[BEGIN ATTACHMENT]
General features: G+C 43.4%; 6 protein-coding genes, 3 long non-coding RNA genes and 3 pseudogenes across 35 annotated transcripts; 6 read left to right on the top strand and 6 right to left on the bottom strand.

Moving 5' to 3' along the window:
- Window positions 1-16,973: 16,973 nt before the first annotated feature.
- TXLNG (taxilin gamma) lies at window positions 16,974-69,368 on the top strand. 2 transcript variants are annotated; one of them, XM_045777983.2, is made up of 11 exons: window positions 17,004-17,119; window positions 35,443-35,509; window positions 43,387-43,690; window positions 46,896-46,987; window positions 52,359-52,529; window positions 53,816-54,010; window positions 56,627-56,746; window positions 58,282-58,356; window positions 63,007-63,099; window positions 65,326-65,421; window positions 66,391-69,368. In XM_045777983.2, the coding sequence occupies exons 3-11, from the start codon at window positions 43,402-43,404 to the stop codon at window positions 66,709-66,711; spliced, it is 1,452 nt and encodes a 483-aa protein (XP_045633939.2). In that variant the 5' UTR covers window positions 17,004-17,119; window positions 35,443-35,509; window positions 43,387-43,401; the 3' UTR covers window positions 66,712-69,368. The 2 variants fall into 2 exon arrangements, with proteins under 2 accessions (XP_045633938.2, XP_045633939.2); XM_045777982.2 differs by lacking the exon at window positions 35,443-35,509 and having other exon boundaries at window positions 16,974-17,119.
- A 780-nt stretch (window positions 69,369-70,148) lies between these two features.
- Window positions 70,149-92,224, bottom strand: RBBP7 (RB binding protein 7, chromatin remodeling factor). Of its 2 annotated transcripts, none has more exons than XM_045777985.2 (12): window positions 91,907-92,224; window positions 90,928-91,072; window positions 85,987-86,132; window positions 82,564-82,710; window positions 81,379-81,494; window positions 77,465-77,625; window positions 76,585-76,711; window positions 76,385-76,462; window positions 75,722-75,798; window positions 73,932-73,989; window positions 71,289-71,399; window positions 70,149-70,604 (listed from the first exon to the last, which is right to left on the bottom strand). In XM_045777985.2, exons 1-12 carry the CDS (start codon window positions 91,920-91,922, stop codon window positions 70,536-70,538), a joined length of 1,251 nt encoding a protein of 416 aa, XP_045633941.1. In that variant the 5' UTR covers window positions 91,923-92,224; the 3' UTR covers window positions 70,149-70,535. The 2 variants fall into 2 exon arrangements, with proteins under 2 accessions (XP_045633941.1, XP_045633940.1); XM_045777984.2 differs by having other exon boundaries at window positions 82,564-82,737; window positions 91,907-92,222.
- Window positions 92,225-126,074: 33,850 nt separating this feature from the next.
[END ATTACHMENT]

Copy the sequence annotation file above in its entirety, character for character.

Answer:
General features: G+C 43.4%; 6 protein-coding genes, 3 long non-coding RNA genes and 3 pseudogenes across 35 annotated transcripts; 6 read left to right on the top strand and 6 right to left on the bottom strand.

Moving 5' to 3' along the window:
- Window positions 1-16,973: 16,973 nt before the first annotated feature.
- TXLNG (taxilin gamma) lies at window positions 16,974-69,368 on the top strand. 2 transcript variants are annotated; one of them, XM_045777983.2, is made up of 11 exons: window positions 17,004-17,119; window positions 35,443-35,509; window positions 43,387-43,690; window positions 46,896-46,987; window positions 52,359-52,529; window positions 53,816-54,010; window positions 56,627-56,746; window positions 58,282-58,356; window positions 63,007-63,099; window positions 65,326-65,421; window positions 66,391-69,368. In XM_045777983.2, the coding sequence occupies exons 3-11, from the start codon at window positions 43,402-43,404 to the stop codon at window positions 66,709-66,711; spliced, it is 1,452 nt and encodes a 483-aa protein (XP_045633939.2). In that variant the 5' UTR covers window positions 17,004-17,119; window positions 35,443-35,509; window positions 43,387-43,401; the 3' UTR covers window positions 66,712-69,368. The 2 variants fall into 2 exon arrangements, with proteins under 2 accessions (XP_045633938.2, XP_045633939.2); XM_045777982.2 differs by lacking the exon at window positions 35,443-35,509 and having other exon boundaries at window positions 16,974-17,119.
- A 780-nt stretch (window positions 69,369-70,148) lies between these two features.
- Window positions 70,149-92,224, bottom strand: RBBP7 (RB binding protein 7, chromatin remodeling factor). Of its 2 annotated transcripts, none has more exons than XM_045777985.2 (12): window positions 91,907-92,224; window positions 90,928-91,072; window positions 85,987-86,132; window positions 82,564-82,710; window positions 81,379-81,494; window positions 77,465-77,625; window positions 76,585-76,711; window positions 76,385-76,462; window positions 75,722-75,798; window positions 73,932-73,989; window positions 71,289-71,399; window positions 70,149-70,604 (listed from the first exon to the last, which is right to left on the bottom strand). In XM_045777985.2, exons 1-12 carry the CDS (start codon window positions 91,920-91,922, stop codon window positions 70,536-70,538), a joined length of 1,251 nt encoding a protein of 416 aa, XP_045633941.1. In that variant the 5' UTR covers window positions 91,923-92,224; the 3' UTR covers window positions 70,149-70,535. The 2 variants fall into 2 exon arrangements, with proteins under 2 accessions (XP_045633941.1, XP_045633940.1); XM_045777984.2 differs by having other exon boundaries at window positions 82,564-82,737; window positions 91,907-92,222.
- Window positions 92,225-126,074: 33,850 nt separating this feature from the next.